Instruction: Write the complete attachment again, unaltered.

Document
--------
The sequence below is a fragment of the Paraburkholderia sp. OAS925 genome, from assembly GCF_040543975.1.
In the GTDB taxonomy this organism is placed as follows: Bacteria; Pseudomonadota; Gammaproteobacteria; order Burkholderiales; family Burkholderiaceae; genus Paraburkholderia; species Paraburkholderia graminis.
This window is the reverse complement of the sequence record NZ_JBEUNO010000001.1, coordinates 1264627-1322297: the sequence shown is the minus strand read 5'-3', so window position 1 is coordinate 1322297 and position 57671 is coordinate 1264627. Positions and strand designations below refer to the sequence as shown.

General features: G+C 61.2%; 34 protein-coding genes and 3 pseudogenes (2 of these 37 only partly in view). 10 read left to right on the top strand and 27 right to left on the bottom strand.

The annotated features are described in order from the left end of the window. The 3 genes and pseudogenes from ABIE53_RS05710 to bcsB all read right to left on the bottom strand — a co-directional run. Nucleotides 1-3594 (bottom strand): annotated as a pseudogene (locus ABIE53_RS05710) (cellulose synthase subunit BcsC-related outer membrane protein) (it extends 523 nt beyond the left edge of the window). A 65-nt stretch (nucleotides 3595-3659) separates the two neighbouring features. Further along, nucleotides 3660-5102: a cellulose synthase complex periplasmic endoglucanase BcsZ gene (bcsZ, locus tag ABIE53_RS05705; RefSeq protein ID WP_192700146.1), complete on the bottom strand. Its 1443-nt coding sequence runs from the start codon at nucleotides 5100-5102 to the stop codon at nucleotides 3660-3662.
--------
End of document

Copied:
The sequence below is a fragment of the Paraburkholderia sp. OAS925 genome, from assembly GCF_040543975.1.
In the GTDB taxonomy this organism is placed as follows: Bacteria; Pseudomonadota; Gammaproteobacteria; order Burkholderiales; family Burkholderiaceae; genus Paraburkholderia; species Paraburkholderia graminis.
This window is the reverse complement of the sequence record NZ_JBEUNO010000001.1, coordinates 1264627-1322297: the sequence shown is the minus strand read 5'-3', so window position 1 is coordinate 1322297 and position 57671 is coordinate 1264627. Positions and strand designations below refer to the sequence as shown.

General features: G+C 61.2%; 34 protein-coding genes and 3 pseudogenes (2 of these 37 only partly in view). 10 read left to right on the top strand and 27 right to left on the bottom strand.

The annotated features are described in order from the left end of the window. The 3 genes and pseudogenes from ABIE53_RS05710 to bcsB all read right to left on the bottom strand — a co-directional run. Nucleotides 1-3594 (bottom strand): annotated as a pseudogene (locus ABIE53_RS05710) (cellulose synthase subunit BcsC-related outer membrane protein) (it extends 523 nt beyond the left edge of the window). A 65-nt stretch (nucleotides 3595-3659) separates the two neighbouring features. Further along, nucleotides 3660-5102: a cellulose synthase complex periplasmic endoglucanase BcsZ gene (bcsZ, locus tag ABIE53_RS05705; RefSeq protein ID WP_192700146.1), complete on the bottom strand. Its 1443-nt coding sequence runs from the start codon at nucleotides 5100-5102 to the stop codon at nucleotides 3660-3662.